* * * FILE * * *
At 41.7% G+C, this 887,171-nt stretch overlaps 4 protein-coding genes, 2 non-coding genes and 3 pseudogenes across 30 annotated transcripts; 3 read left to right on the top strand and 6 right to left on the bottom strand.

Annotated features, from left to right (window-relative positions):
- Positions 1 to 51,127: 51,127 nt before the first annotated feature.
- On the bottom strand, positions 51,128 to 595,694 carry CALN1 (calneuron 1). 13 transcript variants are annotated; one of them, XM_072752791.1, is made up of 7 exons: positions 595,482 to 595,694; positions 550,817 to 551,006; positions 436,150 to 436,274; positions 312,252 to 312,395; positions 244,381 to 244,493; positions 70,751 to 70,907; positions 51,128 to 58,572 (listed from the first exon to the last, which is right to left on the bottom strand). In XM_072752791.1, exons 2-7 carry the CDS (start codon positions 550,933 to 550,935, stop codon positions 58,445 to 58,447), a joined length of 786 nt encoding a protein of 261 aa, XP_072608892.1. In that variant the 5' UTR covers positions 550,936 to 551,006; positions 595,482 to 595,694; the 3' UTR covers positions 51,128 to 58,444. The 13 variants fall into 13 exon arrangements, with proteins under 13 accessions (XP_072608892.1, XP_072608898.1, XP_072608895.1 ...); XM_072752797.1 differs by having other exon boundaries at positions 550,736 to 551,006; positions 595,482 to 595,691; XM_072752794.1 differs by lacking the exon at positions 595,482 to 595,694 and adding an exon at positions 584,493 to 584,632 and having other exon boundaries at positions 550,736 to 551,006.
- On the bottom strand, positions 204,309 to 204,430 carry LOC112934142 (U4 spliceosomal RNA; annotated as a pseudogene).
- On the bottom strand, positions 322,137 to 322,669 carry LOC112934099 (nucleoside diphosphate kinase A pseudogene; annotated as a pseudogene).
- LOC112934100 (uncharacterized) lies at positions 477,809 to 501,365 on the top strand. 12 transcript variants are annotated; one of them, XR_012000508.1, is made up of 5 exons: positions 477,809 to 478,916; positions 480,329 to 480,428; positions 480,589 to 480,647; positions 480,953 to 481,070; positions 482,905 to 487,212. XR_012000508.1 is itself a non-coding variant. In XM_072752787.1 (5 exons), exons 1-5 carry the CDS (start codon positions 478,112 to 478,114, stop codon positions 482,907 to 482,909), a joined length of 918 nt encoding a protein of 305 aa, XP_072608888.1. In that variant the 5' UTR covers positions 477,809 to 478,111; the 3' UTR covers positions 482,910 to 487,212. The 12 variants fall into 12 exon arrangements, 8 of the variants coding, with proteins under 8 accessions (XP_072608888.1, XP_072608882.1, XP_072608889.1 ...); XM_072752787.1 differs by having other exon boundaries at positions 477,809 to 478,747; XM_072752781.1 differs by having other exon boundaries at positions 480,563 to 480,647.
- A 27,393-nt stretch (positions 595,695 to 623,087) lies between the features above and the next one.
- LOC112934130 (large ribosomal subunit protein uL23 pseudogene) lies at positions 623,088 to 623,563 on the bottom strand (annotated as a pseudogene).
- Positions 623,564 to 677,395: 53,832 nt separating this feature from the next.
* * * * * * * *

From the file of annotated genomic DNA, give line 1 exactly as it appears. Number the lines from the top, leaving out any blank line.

At 41.7% G+C, this 887,171-nt stretch overlaps 4 protein-coding genes, 2 non-coding genes and 3 pseudogenes across 30 annotated transcripts; 3 read left to right on the top strand and 6 right to left on the bottom strand.